>I want to talk about belting, or what I understand the word to mean.
In high school, I just sang. I started taking private voice lessons at 17, and things like “breath support” or “placement” didn’t come into the picture until I got to college. Even then, for a long time, I just didn’t get a lot of the concepts. I was told I thought too much about it, which is probably true. But it was this elusive thing, this “singing technique”, which had to come into existence through imagery and trying to use some muscles and relax other ones, which I just couldn’t “get” but which seemed to be the source of all my difficulties, which occupied my thoughts so much. Trust me, it’s hard not to “think too much” about something when you really want to master it and can’t.
I say all this because, under these conditions, occasionally the subject of belting would come up (not often, as I wasn’t given those kinds of songs to learn), and always, always treated with super-thick, hazmat antiradiation kid gloves. Probably my voice teachers knew absolutely nothing about belting, but they were pretty sure that it could ruin my voice, lead to getting “nodes” (we students were all convinced that people who got them had been singing “wrong”, and we judged them harshly, even not knowing exactly what “wrong” was), and that it was generally not healthy and shouldn’t be attempted. I did, on rare occasions when I sang pop music, but I always felt a little like I shouldn’t be doing it. It was the singing equivalent of having an occasional cigarette, I guess.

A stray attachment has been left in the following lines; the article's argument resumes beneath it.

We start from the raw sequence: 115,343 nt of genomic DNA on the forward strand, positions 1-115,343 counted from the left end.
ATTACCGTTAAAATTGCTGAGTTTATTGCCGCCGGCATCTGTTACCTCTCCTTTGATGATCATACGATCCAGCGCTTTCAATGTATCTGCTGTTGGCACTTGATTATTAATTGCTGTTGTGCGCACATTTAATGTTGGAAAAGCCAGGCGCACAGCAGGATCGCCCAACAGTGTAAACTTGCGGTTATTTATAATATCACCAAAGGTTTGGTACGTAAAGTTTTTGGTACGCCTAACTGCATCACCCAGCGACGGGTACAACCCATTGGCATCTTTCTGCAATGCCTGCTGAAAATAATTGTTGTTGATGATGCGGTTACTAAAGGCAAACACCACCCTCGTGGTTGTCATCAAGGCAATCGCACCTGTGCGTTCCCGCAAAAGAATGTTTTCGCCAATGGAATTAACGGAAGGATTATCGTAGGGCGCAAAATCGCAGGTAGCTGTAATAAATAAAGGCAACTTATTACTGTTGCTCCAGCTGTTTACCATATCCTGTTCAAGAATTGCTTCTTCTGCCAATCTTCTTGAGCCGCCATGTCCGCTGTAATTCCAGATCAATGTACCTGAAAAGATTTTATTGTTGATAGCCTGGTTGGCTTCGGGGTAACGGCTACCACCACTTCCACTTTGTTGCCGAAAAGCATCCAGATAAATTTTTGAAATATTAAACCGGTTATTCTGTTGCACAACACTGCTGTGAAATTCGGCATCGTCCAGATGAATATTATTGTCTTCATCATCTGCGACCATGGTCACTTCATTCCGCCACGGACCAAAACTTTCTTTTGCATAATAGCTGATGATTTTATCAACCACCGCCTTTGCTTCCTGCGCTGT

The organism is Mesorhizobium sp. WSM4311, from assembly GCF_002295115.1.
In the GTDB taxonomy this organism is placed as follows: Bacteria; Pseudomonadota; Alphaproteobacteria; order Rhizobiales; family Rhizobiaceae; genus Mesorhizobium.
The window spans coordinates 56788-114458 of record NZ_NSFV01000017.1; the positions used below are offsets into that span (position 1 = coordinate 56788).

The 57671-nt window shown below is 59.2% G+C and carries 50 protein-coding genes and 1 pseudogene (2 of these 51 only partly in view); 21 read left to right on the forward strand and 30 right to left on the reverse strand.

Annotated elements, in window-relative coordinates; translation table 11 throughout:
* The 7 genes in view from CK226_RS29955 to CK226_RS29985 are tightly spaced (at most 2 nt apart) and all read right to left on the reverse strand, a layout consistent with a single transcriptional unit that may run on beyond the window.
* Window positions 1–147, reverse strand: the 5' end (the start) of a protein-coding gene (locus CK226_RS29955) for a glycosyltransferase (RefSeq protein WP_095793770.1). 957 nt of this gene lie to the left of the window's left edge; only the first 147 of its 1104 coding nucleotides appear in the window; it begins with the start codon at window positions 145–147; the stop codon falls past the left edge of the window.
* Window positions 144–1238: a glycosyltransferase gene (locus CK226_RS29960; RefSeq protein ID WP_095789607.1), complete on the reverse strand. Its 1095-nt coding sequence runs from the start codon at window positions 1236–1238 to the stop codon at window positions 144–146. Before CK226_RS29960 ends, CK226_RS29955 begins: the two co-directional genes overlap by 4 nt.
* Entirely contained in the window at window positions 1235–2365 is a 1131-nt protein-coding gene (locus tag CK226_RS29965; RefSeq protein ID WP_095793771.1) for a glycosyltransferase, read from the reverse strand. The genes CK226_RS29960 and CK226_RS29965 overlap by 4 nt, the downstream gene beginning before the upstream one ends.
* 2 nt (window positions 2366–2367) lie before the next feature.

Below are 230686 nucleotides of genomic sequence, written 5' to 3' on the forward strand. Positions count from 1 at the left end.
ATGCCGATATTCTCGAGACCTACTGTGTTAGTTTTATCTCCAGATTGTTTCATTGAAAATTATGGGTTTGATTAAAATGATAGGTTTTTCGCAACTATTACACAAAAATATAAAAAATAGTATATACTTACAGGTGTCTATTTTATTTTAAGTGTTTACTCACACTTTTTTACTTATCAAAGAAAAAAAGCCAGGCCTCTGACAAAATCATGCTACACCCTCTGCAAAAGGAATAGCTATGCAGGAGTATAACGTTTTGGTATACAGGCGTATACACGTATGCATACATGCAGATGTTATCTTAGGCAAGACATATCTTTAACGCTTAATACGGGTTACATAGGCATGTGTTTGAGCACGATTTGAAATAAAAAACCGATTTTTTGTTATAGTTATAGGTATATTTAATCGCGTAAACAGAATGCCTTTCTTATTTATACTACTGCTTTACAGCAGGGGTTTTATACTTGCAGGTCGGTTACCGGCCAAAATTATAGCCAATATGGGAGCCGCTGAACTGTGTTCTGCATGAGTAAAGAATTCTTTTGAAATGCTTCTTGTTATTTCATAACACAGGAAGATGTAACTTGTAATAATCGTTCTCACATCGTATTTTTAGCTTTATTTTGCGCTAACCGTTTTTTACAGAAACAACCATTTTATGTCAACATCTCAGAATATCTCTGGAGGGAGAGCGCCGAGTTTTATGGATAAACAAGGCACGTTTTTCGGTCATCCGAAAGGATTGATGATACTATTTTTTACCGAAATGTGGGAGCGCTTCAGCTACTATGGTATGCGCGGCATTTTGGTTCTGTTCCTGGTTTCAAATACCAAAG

In 2006 I was cast in a musical, a children’s piece by an Austrian composer based on Oscar Wilde’s “The Canterville Ghost”. To my delight, I got to play the American wife as a combination of Liza Minelli, Joan Rivers and Tootsie, which then demanded a certain “Americanness” in the vocal part — so I belted it and put on big Liza vibratos on the long notes. It worried me at first — would I find my opera voice suffering from this? If not instantly, then down the road? We performed for school classes, which meant shows at 9am. It didn’t hurt. I kept doing it.
I started singing old pop rock songs from the 60s (Simon and Garfunkle, etc.) on small concerts with a guitarist. We mixed up the program and put them between songs from Schubert and Dowland. It seemed to work well, surprisingly. Now we mix up the program like this all the time, and flit back and forth between classical and rock styles, and I have found myself doing a lot more work with musicals onstage as well, sometimes the night before or the night after a classical opera performance. It can be a little tricky, sure, but not the way I feared it would be. I’m wondering if being over 40 has anything to do with it, either physically or just mentally — when the pressure is off to prove oneself, everything gets a little easier and more things start to make sense.
So now I’m teaching teenagers myself, girls who sing in the cathedral youth choir. In this choir they do that straight boy-choir sound, and I try to teach them the simple, basic things: to relax, to think about how they’re breathing and how to use it to sing, how to modify vowels to make certain passages easier and more flowing. Every one of them wants to sing songs from musicals. Do I let them belt? Not yet, it’s too early (and honestly, they are not trying it either.) But I’m not going to steer them away from it, either, if they really want to go there. When they get around to discovering for themselves how to use those abdominal muscles for breath support, and don’t tense up when they sing, then they can sing anything at all. Any of us can, actually.